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Compendium August 2006 (Vol 28, No 8)

Understanding Behavior: "Selecting Psychoactive Medications for Behavior Problems"

by Sharon L. Crowell-Davis, DVM, PhD, DACVB

    Although many behavior problems can be adequately addressed by environmental management and behavior modification alone, some cases require treatment with psychoactive medication. Even patients in which psychoactive medication is not an essential part of the treatment typically improve faster if appropriate medication is used, which many owner's find appealing.

    To date, only two medications for behavior problems have FDA approval for use in animals: selegiline (Anipryl, Pfizer Animal Health) for canine cognitive dysfunction, and clomipramine (Clomicalm, Novartis Animal Health) for the treatment of separation anxiety in dogs (if used in combination with behavior modification). Other use of either of these drugs or other psychoactive drugs is extralabel. Under the Animal Medicinal Drug Use Clarification Act of 1994, extralabel use of drugs on animals requires a valid veterinarian-client-patient relationship and that the veterinarian make the diagnosis and has a valid reason for selecting a particular drug. If a trainer or "behaviorist" who is not a veterinarian makes a diagnosis and recommends a drug, the veterinarian-client-patient relationship does not apply. Veterinarians who prescribe a drug based on such a recommendation without completing their own evaluation of the patient could be guilty of malpractice. It is essential that veterinarians perform a complete physical and behavioral evaluation before prescribing psychoactive medication.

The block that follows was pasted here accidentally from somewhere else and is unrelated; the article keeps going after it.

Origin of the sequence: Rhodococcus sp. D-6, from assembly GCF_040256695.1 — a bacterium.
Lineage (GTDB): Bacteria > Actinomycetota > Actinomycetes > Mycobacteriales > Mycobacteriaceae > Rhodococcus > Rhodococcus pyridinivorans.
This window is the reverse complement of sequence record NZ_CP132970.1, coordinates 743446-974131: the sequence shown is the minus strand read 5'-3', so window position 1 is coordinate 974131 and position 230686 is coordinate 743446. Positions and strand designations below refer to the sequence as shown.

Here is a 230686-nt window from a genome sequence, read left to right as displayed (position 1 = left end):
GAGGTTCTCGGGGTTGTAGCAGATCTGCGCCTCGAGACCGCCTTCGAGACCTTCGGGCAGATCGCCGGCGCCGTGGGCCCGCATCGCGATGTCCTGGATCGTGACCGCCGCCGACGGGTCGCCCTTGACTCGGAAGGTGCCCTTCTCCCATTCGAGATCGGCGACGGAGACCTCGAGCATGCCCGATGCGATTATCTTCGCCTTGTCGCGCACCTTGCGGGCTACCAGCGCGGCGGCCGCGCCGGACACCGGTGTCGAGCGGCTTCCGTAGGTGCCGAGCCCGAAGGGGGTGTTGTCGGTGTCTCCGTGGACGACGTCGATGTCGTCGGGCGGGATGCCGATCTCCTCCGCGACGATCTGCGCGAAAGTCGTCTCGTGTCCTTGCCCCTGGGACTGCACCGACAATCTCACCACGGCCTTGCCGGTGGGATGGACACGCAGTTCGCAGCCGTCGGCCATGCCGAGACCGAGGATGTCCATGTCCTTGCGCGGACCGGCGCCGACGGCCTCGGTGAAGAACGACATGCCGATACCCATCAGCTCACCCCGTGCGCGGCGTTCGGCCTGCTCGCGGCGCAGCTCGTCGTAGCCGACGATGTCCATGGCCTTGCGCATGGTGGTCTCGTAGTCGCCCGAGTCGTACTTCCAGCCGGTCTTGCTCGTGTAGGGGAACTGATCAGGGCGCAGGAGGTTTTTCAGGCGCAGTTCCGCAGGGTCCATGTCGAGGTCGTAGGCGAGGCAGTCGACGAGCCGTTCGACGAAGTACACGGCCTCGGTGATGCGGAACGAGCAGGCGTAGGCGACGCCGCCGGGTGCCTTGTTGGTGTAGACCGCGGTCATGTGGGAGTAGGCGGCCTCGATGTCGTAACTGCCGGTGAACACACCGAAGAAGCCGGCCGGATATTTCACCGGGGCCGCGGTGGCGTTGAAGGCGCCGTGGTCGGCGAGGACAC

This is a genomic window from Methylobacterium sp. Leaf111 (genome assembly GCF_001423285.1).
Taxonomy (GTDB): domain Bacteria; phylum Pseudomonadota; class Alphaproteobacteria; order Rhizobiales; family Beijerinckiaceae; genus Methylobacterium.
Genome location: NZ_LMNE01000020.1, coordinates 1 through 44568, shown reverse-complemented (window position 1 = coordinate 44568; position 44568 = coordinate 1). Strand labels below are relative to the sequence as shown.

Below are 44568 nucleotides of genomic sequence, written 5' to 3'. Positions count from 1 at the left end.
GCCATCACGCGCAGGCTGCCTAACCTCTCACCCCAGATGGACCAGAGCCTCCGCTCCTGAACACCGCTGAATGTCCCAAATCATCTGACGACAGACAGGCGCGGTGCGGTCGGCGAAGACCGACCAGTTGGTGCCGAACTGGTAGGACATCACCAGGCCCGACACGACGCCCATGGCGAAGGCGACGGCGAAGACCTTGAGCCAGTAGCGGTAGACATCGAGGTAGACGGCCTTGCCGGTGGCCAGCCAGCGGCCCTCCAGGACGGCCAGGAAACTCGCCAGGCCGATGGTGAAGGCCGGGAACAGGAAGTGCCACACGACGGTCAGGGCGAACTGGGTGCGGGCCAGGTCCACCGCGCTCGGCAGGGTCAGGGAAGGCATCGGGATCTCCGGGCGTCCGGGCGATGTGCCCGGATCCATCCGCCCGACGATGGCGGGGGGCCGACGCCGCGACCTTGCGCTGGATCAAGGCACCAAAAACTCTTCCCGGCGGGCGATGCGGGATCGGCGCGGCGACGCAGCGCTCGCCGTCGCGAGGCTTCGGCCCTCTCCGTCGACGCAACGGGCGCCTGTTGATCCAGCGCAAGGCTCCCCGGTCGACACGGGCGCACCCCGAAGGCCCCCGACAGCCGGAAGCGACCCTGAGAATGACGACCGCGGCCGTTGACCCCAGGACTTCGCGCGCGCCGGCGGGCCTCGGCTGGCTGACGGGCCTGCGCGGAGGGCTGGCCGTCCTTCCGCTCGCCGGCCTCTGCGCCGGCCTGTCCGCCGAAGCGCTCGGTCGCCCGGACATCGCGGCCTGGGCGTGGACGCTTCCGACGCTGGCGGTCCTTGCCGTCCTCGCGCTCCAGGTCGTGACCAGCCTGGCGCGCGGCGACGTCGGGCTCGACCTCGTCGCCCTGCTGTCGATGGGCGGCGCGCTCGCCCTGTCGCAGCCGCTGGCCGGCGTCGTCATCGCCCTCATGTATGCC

A review of all psychoactive medications that can be used in veterinary patients is beyond the scope of this column; only the most common categories and drugs are ­discussed. For further information, see Crowell-Davis and Murrays' Veterinary ­Psychopharmacology.1